dog, cat, cat, fish, cat, rabbit, dog, cat, rabbit, dog, cat, dog, dog, dog, cat, cow, fish, rabbit, dog, cat, dog, cat, cat, dog, rabbit, cat, fish, dog.

Make a frequency distribution table for the same.

Solution:

Using tally-marks, we have:

Try These (Page No. 73-74)

Question 3.

Study the following frequency distribution table and answer the questions given below.

Frequency Distribution of Daily Income of 550 workers of a factory

Table 5.3

(i) What is the size of the class intervals?

(ii) Which class has the highest frequency?

(iii) Which class has the lowest frequency?

(iv) What is the upper limit of the class interval 250 – 275?

(v) Which two classes have the same frequency?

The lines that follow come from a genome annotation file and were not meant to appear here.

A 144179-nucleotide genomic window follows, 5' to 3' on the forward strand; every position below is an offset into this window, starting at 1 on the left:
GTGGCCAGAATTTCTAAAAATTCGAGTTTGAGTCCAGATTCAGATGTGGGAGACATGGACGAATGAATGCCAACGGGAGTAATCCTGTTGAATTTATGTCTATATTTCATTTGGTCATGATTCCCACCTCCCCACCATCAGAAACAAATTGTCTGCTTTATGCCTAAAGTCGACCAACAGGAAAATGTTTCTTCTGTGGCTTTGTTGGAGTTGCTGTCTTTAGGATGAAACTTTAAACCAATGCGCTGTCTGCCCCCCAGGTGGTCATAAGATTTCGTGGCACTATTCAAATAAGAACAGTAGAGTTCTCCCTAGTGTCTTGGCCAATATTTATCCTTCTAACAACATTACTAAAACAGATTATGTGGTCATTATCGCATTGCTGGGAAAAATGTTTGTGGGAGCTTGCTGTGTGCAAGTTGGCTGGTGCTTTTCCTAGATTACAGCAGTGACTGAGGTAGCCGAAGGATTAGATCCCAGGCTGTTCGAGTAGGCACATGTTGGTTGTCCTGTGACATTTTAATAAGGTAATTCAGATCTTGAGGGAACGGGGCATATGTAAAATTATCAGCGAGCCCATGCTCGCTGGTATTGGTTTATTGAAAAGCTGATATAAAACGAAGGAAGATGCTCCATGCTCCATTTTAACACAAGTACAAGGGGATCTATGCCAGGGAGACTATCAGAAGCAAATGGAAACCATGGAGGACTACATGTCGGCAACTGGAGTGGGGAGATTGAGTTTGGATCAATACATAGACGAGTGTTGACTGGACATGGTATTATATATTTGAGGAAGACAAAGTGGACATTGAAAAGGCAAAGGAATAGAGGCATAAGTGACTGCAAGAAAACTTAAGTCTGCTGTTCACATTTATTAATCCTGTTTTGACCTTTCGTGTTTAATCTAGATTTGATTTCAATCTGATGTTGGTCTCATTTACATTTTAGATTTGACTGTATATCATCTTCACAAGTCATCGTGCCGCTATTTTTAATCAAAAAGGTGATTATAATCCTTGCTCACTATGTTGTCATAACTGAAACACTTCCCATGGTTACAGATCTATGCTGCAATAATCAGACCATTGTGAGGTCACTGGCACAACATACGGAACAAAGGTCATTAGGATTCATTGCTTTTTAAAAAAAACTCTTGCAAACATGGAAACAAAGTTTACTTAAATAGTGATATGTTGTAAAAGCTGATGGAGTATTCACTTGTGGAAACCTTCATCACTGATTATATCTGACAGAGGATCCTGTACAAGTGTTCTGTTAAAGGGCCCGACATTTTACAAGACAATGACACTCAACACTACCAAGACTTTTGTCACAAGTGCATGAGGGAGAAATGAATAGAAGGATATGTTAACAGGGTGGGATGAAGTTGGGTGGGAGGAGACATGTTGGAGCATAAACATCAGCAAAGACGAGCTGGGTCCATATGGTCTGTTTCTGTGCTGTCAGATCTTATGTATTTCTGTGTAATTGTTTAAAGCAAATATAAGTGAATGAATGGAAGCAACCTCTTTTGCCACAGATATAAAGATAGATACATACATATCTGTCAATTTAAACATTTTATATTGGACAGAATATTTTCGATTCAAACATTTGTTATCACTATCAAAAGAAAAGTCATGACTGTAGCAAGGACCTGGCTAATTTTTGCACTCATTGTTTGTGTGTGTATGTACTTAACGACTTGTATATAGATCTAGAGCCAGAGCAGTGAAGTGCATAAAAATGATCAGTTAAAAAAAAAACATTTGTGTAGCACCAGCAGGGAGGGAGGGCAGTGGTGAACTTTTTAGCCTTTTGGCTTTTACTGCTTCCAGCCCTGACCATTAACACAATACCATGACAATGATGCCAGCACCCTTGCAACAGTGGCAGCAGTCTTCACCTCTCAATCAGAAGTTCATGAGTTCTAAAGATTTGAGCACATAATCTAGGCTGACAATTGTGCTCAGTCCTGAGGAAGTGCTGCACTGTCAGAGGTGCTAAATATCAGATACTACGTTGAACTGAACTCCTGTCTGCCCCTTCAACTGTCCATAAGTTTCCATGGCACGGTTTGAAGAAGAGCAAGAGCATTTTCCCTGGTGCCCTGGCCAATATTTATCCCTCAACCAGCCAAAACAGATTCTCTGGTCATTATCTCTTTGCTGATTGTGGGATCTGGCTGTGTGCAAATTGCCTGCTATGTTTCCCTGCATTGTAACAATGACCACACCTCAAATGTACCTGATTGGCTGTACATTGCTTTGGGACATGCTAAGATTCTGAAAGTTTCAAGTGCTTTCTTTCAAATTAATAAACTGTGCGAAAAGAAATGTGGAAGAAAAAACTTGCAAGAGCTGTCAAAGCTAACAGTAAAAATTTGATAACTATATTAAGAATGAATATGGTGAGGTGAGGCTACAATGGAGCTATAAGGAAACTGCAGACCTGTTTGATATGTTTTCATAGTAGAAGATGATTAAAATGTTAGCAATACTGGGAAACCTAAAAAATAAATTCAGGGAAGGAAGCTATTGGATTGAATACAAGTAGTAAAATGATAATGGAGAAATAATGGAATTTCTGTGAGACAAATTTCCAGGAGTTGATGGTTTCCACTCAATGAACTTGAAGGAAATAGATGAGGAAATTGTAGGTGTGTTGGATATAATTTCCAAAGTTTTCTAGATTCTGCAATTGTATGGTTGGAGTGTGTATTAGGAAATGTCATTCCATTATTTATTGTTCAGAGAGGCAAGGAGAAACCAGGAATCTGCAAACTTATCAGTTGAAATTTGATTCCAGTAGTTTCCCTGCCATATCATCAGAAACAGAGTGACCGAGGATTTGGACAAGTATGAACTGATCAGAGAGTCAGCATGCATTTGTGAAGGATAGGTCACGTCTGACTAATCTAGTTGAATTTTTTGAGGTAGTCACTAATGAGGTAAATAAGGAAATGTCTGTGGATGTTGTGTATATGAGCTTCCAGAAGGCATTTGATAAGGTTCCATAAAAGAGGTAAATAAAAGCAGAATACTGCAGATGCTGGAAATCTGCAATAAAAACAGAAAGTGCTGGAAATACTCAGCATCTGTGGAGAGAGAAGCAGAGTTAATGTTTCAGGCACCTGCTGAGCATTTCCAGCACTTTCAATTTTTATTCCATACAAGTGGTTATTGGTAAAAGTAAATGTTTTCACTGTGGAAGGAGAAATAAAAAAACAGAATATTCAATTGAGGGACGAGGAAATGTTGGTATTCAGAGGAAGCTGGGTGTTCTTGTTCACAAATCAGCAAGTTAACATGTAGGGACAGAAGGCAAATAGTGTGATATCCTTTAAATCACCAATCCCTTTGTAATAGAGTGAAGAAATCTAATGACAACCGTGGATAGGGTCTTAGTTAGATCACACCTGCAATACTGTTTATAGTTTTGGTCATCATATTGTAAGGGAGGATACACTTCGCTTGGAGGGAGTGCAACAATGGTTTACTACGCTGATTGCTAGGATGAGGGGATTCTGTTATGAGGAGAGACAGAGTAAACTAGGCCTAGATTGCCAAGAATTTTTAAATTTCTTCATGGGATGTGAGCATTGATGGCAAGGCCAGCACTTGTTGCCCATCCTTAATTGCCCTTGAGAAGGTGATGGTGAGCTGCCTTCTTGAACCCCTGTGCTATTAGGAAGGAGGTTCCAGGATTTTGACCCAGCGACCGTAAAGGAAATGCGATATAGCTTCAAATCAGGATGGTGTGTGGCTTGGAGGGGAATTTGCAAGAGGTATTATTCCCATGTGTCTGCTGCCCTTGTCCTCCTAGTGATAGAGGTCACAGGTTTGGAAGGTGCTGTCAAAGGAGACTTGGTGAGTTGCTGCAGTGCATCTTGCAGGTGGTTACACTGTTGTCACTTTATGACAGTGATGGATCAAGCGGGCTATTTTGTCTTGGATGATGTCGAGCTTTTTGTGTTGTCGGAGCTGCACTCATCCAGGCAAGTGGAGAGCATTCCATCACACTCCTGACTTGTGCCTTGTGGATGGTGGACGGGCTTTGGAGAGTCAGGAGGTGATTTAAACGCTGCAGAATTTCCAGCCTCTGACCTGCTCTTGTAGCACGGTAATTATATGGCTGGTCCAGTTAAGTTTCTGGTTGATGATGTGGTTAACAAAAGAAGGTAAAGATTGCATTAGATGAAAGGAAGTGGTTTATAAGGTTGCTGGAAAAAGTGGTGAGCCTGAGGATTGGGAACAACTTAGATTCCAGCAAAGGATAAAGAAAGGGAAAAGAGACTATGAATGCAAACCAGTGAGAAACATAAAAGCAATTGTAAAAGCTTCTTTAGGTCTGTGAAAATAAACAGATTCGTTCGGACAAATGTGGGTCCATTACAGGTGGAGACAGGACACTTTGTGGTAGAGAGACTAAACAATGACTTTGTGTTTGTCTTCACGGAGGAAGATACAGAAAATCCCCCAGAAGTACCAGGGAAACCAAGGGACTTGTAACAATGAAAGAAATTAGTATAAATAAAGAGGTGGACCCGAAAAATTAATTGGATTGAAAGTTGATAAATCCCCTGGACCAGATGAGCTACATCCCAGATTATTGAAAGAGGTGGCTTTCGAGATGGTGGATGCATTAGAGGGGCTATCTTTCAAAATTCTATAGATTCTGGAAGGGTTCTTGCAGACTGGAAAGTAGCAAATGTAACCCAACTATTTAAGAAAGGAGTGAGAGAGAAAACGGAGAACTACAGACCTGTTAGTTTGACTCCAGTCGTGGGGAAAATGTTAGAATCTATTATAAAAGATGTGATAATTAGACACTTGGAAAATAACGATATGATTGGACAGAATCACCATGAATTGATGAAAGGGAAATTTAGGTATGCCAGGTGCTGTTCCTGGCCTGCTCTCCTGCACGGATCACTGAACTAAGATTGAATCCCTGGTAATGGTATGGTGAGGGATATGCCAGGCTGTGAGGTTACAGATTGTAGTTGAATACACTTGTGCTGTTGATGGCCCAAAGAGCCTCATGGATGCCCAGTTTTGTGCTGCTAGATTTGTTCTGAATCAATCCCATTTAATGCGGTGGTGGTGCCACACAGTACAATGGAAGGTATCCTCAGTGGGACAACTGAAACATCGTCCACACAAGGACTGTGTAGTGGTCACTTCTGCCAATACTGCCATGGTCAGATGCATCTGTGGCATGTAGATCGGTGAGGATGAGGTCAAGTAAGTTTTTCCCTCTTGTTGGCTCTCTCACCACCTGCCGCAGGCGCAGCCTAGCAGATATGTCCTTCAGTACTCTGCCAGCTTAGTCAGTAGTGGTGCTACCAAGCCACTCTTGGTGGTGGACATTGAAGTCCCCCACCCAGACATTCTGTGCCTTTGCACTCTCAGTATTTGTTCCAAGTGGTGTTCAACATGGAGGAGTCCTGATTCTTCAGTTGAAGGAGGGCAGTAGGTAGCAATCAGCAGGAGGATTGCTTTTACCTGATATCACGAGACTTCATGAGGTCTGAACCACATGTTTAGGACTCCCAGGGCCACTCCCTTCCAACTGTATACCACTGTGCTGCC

Solution:

(i) Class size = (Upper class limit) – (Lower class limit)

= 125 – 100

= 25

(ii) The class 200 – 225 is having the highest frequency (which is 140).

(iii) The class 300 – 325 is having the lowest frequency (which is 20).

(iv) The upper limit of the class interval 250 – 275 is 275.

(v) The classes (150 – 175) and (225 – 250) are having the same frequency (which is 55).

Question 4.

Construct a frequency distribution table for the data on weights (in kg) of 20 students of a class using intervals 30 – 35, 35 – 40, and so on.

40, 38, 33, 48, 60, 53, 31, 46, 34, 36, 49, 41, 55, 49, 65, 42, 44, 47, 38, 39.

Solution:

Lowest observation = 31

Highest observation = 65

Class intervals: 30 – 35, 35 – 40, 40 – 45,…..

The frequency distribution table for the above data can be:

Try These (Page No. 75)

Question 5.

Observe the histogram (Fig 5.3) and answer the questions given below.